Mobile telecommunications giant Orange is attempting to steal a lead from its rivals in the race to provide high speed mobile data transfer services by filling the gap between current GSM technology and the much-hyped GPRS.
Orange, which unveiled its WAP (wireless application protocol) services Thursday, has been busy upgrading its GSM network to use the interim HSCSD (high-speed circuit switched data), what it calls 2.5-generation technology. HSCSD will provide data transfer rates of 28.8kbit/s over the Orange network, while its competitors remain stuck with GSM's measly 9.6kbit/s until General Packet Radio System (GPRS) arrives. GPRS is expected by spring offering a maximum171.2kbit/s, according to BT.
Orange HSCSD service will launch in October. Experts agree this will precede the first commercial GPRS services by about a year, giving Orange plenty of time to relish its lead.
HSCSD works by grabbing two data channels and compressing them, using proprietary technology developed by Orange and Strathclyde University. It uses circuit switching rather than GPRS' packet-switching technology, which is particularly suited for next generation mobile technologies such as video streaming. Dave Cherrill, manager of network products at Orange explained: "For applications such as video you really need a continuous stream. GPRS gives a much more jerky picture."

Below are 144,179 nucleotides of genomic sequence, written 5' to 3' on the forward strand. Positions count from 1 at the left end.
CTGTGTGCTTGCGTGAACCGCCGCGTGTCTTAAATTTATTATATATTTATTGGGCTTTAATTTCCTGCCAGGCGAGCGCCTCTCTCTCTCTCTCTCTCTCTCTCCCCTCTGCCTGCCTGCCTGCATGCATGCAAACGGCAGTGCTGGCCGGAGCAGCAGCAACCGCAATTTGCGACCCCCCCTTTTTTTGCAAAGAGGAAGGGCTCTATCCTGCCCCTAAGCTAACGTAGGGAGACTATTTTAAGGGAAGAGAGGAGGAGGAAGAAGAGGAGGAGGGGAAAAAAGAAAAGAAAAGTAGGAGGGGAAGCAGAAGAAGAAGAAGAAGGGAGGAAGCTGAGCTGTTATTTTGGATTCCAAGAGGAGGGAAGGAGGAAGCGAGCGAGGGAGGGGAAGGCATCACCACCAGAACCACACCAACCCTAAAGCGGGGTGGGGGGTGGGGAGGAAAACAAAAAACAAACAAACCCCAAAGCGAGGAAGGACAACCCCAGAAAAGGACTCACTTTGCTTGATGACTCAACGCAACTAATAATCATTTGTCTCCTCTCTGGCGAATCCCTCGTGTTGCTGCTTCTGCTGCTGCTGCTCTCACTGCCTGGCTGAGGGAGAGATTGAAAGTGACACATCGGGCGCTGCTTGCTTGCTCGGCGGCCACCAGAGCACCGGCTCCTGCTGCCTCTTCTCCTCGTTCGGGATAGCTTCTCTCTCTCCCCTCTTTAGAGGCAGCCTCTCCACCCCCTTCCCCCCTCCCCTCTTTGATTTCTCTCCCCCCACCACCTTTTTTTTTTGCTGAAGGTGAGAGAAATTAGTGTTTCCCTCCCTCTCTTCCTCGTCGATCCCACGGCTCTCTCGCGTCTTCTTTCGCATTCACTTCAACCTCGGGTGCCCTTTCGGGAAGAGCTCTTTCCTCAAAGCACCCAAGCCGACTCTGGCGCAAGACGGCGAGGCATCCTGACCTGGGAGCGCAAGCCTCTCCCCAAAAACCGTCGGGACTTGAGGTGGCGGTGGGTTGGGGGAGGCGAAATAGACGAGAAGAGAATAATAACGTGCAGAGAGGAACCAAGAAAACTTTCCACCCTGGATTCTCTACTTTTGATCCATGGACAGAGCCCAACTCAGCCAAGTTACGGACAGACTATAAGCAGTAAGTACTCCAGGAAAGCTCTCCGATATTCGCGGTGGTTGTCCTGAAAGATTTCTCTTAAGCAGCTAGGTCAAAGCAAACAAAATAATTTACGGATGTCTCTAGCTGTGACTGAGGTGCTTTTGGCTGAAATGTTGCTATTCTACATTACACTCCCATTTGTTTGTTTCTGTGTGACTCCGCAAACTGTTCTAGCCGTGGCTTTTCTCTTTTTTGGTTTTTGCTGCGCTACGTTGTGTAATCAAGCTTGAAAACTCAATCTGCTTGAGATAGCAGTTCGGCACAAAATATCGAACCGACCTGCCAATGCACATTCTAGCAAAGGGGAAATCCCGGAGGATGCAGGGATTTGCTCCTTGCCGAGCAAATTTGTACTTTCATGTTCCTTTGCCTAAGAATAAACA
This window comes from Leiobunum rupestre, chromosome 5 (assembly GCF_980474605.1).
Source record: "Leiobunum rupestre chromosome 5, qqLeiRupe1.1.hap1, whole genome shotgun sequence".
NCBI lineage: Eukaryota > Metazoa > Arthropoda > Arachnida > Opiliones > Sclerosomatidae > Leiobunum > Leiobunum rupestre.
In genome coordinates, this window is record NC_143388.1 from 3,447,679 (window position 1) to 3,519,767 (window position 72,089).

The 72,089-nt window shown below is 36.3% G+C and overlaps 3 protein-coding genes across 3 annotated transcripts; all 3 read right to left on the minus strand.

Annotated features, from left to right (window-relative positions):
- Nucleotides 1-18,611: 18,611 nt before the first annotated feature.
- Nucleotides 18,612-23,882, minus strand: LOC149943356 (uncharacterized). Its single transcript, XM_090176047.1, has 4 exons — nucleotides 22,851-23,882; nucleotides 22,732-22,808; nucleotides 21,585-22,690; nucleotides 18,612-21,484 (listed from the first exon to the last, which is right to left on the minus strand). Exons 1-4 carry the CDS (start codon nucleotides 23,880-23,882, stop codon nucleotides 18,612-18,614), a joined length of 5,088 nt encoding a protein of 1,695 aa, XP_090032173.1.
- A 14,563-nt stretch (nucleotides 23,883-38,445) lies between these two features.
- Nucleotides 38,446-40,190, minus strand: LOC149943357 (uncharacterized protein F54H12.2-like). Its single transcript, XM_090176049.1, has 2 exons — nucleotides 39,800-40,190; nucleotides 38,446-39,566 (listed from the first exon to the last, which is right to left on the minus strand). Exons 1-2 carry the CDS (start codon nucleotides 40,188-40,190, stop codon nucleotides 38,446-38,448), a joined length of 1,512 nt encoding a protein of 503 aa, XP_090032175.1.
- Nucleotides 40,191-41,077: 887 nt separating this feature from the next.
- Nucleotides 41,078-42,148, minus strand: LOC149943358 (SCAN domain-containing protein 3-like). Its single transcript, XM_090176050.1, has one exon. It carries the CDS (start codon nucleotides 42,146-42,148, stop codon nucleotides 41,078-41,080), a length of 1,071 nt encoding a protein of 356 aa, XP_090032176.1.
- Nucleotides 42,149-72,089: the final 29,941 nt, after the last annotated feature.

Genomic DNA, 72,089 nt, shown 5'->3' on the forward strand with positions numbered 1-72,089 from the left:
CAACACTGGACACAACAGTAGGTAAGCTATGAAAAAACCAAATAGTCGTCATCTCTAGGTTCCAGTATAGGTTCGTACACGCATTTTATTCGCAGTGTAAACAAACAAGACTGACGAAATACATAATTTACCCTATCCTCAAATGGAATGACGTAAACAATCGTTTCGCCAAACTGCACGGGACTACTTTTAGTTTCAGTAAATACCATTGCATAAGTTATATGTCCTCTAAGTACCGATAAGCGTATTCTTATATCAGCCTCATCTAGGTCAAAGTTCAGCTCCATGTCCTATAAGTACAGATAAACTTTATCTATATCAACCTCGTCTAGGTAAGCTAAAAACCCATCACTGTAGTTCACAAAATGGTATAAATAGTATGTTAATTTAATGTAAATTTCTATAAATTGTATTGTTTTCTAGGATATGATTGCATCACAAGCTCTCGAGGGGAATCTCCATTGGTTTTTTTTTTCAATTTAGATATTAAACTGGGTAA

Despite Orange's enthusiasm for HSCSD, it confirmed its commitment to developing its GPRS services but, unlike its competitors, believes HSCSD will co-exist alongside GPRS.
Cherril suggests a main reason why HSCSD appears a relative unknown compared to GPRS "is because Vodafone, One to One and Cellnet don't have the network capacity to roll out a high-speed network, which is really down to historical factors. They were originally given less of the spectrum, and went with an earlier version of GSM."
As soon as Orange turns the network on, Orange subscribers will be able to access the high speed service via variety of wireless data and fax cards. This will allow customers to browse the Web or send large attachments over the network. Finnish mobile firm Nokia has produced the first such card, the High-Speed Data Card, which will retail for about £300.
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